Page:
The punishing final kilometer of the Tourmalet was contested by a group of just six riders: Alaphilippe, Bernal, Buchmann, Kruijswijk, Pinot, and Mikel Landa. Thomas was losing yet more time behind, his face a look of pained determination. And Pinot sensed his opportunity. The Frenchman has been in stellar form on this Tour. He took precious seconds on a raid with Alaphilippe on Stage 3. He lost almost two minutes in the crosswinds on Stage 10, but he rode a strong time trial yesterday and jumped back up into seventh place. Now his biggest rival was suffering, and victory atop his home country’s most famous climb was within sight.
Pinot launched his final attack with about 150 meters to go, on a slope of over nine percent. The gap was slow to widen, at first, but it grew with the gradient. Landa ground his gears at the back of the small group, and Alaphilippe – looking around at the others – appeared for a moment to consider going after his compatriot, but he reconsidered. After all, just being in the final selection was accomplishment enough. Not only would had he not lost time, but he would increase his advantage over everyone down the mountain. No sense wasting precious energy on another stage win.
Thibaut Pinot crossed the line first, and then the clock began to toll for everyone else who had arrived in Brussels earlier this month to win the Tour de France. Alaphilippe and company rolled across the line over the next 10 seconds. But Uran had lost 30 seconds. Geraint Thomas had lost 36. Fuglsang nearly a minute. Richie Porte over two. Quintana almost three-and-a-half. Adam Yates almost seven!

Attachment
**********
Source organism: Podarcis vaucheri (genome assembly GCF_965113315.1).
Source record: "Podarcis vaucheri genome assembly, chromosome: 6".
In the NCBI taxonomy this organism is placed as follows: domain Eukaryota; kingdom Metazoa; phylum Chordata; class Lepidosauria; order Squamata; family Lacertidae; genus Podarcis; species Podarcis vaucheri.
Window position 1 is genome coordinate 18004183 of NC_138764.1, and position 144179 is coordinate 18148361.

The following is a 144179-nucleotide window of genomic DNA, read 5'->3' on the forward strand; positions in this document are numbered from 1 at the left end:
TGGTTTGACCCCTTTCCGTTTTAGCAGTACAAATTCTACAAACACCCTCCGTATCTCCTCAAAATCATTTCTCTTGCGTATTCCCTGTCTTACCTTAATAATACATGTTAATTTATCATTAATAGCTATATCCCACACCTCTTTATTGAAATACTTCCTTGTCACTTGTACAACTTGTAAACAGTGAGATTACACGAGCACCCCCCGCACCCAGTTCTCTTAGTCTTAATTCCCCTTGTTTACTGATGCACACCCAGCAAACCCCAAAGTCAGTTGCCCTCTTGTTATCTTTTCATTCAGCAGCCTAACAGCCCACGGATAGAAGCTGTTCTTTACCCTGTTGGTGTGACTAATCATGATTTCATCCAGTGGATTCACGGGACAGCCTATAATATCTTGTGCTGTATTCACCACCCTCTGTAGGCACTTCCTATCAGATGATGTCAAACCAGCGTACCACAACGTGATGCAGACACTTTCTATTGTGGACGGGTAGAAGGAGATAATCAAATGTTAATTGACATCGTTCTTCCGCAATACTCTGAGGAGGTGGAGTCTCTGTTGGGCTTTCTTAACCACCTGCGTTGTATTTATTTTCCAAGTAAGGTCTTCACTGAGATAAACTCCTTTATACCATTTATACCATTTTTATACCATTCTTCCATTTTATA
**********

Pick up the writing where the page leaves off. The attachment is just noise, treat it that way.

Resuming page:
Losing that kind of time in the modern Tour de France usually costs you the race. Chris Froome lost just a minute to his rivals on the ninth stage of last year’s Tour, and he never clawed it back.
But this Tour is not over. Far from spelling the virtual end of the competition between these riders – still a week before Paris – the way the race shook out on the Tourmalet almost seems to suggest the opposite. Had Team Ineos simply marched up the mountain and installed Thomas in the yellow jersey, we might well tune out until the Champs-Elysées. But the fact was that everyone suffered today. Everyone is hurting. Everyone is tired. Everyone seems capable of losing whole minutes at a time. Today Pinot, Alaphilippe, Kruijswijk and Bernal seemed the strongest. On tomorrow’s brutal final day in the Pyrenees, all four could blow their gaskets, and Thomas and Yates and Quintana could come bouncing back. And we haven’t even turned in the direction of the Alps yet!
This Tour de France has been animated, energetic, unpredictable. For about an hour today, it looked like it was about to go back on script, return to its regularly scheduled programming. But from the top of the Tourmalet today, the view ahead is still stormy indeed.
|5||Egan Arley Bernal Gomez||+00:00:08|
|6||Mikel Landa Meana||+00:00:14|
|7||Rigoberto Uran Uran||+00:00:30|
|4||Egan Arley Bernal Gomez||+00:03:00|
|7||Rigoberto Uran Uran||+00:04:24|